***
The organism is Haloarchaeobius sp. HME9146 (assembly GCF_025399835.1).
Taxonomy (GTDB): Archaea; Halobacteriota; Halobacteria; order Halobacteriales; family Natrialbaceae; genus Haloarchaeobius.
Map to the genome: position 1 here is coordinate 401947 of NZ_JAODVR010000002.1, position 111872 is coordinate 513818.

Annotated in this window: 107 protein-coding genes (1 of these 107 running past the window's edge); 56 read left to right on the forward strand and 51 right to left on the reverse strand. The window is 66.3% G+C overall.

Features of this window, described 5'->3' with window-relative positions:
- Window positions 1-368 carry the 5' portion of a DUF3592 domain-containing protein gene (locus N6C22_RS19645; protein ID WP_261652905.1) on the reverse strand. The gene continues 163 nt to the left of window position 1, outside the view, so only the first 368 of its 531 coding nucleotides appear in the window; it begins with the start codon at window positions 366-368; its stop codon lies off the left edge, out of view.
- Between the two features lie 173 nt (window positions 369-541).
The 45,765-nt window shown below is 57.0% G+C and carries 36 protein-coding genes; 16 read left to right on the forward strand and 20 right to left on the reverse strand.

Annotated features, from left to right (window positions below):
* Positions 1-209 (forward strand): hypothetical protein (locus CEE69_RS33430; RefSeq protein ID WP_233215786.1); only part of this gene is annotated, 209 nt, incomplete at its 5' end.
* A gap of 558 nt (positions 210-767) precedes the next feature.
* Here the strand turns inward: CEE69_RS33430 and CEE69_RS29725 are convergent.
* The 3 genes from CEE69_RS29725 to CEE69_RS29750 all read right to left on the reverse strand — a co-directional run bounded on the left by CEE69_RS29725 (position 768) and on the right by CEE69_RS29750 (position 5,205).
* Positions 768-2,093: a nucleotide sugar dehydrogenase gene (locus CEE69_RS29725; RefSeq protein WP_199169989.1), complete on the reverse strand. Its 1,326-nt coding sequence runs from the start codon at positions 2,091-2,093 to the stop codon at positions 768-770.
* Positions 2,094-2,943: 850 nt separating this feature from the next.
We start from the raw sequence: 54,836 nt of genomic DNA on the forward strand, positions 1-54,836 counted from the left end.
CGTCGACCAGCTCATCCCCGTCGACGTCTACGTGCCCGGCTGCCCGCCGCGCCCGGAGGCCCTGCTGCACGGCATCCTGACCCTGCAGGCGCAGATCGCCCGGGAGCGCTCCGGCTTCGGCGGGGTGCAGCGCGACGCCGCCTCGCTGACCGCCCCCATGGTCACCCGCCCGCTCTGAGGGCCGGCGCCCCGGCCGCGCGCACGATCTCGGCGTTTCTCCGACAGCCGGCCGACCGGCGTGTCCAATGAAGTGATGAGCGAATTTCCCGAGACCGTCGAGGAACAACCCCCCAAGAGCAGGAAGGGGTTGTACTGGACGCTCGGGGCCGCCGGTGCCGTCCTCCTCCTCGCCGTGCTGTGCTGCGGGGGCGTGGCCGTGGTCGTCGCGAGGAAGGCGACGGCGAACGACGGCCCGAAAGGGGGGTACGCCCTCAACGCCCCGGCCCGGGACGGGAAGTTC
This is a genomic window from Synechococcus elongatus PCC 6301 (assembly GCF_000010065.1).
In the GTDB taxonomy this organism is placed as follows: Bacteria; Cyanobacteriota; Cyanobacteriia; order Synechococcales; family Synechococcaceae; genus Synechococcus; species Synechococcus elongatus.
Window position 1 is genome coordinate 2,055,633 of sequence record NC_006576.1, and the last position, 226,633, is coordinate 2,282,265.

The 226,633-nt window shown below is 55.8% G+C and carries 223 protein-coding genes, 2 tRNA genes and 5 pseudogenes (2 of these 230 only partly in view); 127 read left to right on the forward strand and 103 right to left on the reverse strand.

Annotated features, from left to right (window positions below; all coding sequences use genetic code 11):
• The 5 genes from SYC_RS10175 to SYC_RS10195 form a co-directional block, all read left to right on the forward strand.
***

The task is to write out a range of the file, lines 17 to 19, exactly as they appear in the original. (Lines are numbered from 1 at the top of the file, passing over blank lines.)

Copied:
CGTCGACCAGCTCATCCCCGTCGACGTCTACGTGCCCGGCTGCCCGCCGCGCCCGGAGGCCCTGCTGCACGGCATCCTGACCCTGCAGGCGCAGATCGCCCGGGAGCGCTCCGGCTTCGGCGGGGTGCAGCGCGACGCCGCCTCGCTGACCGCCCCCATGGTCACCCGCCCGCTCTGAGGGCCGGCGCCCCGGCCGCGCGCACGATCTCGGCGTTTCTCCGACAGCCGGCCGACCGGCGTGTCCAATGAAGTGATGAGCGAATTTCCCGAGACCGTCGAGGAACAACCCCCCAAGAGCAGGAAGGGGTTGTACTGGACGCTCGGGGCCGCCGGTGCCGTCCTCCTCCTCGCCGTGCTGTGCTGCGGGGGCGTGGCCGTGGTCGTCGCGAGGAAGGCGACGGCGAACGACGGCCCGAAAGGGGGGTACGCCCTCAACGCCCCGGCCCGGGACGGGAAGTTC
This is a genomic window from Synechococcus elongatus PCC 6301 (assembly GCF_000010065.1).
In the GTDB taxonomy this organism is placed as follows: Bacteria; Cyanobacteriota; Cyanobacteriia; order Synechococcales; family Synechococcaceae; genus Synechococcus; species Synechococcus elongatus.